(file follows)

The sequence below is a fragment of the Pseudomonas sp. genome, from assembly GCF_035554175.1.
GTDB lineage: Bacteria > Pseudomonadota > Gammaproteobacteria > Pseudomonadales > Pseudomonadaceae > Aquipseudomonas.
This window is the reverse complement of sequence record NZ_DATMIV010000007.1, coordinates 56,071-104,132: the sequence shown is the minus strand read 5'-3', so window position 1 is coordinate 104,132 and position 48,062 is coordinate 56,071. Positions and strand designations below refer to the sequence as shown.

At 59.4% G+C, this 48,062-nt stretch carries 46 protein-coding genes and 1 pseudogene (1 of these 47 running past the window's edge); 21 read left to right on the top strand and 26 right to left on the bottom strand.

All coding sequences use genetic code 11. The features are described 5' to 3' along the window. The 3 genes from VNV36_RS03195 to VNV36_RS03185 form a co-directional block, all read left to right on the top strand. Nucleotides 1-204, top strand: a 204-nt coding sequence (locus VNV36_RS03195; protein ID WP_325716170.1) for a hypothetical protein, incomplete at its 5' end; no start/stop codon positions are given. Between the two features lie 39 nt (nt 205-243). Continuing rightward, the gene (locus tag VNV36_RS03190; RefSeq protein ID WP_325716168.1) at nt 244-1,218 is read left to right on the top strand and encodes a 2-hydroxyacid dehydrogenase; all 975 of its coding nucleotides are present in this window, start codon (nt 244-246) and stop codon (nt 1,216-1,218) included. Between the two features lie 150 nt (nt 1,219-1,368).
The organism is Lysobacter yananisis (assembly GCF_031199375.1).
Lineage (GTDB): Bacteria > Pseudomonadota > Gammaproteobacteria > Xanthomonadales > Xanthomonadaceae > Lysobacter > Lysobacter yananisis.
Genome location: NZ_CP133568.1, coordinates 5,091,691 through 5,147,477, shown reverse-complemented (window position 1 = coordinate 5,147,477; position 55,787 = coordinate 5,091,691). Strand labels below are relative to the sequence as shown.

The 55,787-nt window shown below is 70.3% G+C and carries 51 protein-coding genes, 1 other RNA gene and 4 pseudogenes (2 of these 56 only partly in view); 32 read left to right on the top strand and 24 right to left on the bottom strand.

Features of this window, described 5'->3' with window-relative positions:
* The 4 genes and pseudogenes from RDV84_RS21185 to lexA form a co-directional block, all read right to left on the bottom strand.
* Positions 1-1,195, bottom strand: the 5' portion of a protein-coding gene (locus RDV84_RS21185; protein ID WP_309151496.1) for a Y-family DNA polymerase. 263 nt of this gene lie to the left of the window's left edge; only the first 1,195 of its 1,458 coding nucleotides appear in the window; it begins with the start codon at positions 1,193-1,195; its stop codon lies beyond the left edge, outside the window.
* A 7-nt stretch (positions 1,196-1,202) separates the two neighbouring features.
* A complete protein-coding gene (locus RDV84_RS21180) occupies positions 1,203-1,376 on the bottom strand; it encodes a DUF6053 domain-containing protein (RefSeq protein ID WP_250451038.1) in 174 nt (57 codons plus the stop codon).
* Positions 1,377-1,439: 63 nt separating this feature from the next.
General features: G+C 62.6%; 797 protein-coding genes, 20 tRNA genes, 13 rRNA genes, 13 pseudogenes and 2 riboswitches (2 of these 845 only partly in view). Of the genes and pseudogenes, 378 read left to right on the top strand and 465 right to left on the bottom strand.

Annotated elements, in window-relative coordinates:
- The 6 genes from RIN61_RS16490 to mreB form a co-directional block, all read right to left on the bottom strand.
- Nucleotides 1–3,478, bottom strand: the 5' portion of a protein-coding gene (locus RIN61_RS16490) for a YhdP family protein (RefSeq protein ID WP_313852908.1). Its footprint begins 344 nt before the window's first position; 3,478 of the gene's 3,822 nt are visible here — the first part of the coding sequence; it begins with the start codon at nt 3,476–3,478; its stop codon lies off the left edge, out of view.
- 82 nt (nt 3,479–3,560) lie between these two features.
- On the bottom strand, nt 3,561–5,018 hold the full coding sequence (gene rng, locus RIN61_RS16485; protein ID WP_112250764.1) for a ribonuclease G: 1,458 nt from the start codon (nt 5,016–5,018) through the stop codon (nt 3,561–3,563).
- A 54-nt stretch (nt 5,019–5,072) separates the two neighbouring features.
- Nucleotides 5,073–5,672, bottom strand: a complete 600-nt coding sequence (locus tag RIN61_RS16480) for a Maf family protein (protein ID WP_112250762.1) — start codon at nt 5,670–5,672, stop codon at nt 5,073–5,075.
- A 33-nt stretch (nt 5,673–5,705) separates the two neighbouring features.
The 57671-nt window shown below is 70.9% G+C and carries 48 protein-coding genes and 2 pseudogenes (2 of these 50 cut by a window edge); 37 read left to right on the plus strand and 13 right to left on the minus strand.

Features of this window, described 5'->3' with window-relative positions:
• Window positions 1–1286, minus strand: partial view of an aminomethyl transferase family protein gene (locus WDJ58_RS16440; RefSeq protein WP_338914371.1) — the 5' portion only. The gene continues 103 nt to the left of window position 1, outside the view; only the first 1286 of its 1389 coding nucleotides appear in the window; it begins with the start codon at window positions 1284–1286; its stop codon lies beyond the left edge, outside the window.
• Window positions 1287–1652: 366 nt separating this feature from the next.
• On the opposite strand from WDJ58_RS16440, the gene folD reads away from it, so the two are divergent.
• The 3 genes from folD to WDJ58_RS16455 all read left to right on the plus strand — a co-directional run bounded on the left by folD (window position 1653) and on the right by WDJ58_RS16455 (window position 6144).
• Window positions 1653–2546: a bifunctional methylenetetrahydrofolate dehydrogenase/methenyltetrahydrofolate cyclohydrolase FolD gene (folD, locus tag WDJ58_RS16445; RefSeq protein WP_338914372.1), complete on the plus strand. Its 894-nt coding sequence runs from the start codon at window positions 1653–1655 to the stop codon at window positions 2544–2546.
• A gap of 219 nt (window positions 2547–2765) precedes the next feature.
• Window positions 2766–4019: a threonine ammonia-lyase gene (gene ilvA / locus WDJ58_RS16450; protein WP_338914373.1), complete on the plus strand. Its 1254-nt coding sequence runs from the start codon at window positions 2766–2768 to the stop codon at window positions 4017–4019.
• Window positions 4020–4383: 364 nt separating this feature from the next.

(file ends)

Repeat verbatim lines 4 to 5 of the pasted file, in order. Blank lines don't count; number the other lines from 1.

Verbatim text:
At 59.4% G+C, this 48,062-nt stretch carries 46 protein-coding genes and 1 pseudogene (1 of these 47 running past the window's edge); 21 read left to right on the top strand and 26 right to left on the bottom strand.

All coding sequences use genetic code 11. The features are described 5' to 3' along the window. The 3 genes from VNV36_RS03195 to VNV36_RS03185 form a co-directional block, all read left to right on the top strand. Nucleotides 1-204, top strand: a 204-nt coding sequence (locus VNV36_RS03195; protein ID WP_325716170.1) for a hypothetical protein, incomplete at its 5' end; no start/stop codon positions are given. Between the two features lie 39 nt (nt 205-243). Continuing rightward, the gene (locus tag VNV36_RS03190; RefSeq protein ID WP_325716168.1) at nt 244-1,218 is read left to right on the top strand and encodes a 2-hydroxyacid dehydrogenase; all 975 of its coding nucleotides are present in this window, start codon (nt 244-246) and stop codon (nt 1,216-1,218) included. Between the two features lie 150 nt (nt 1,219-1,368).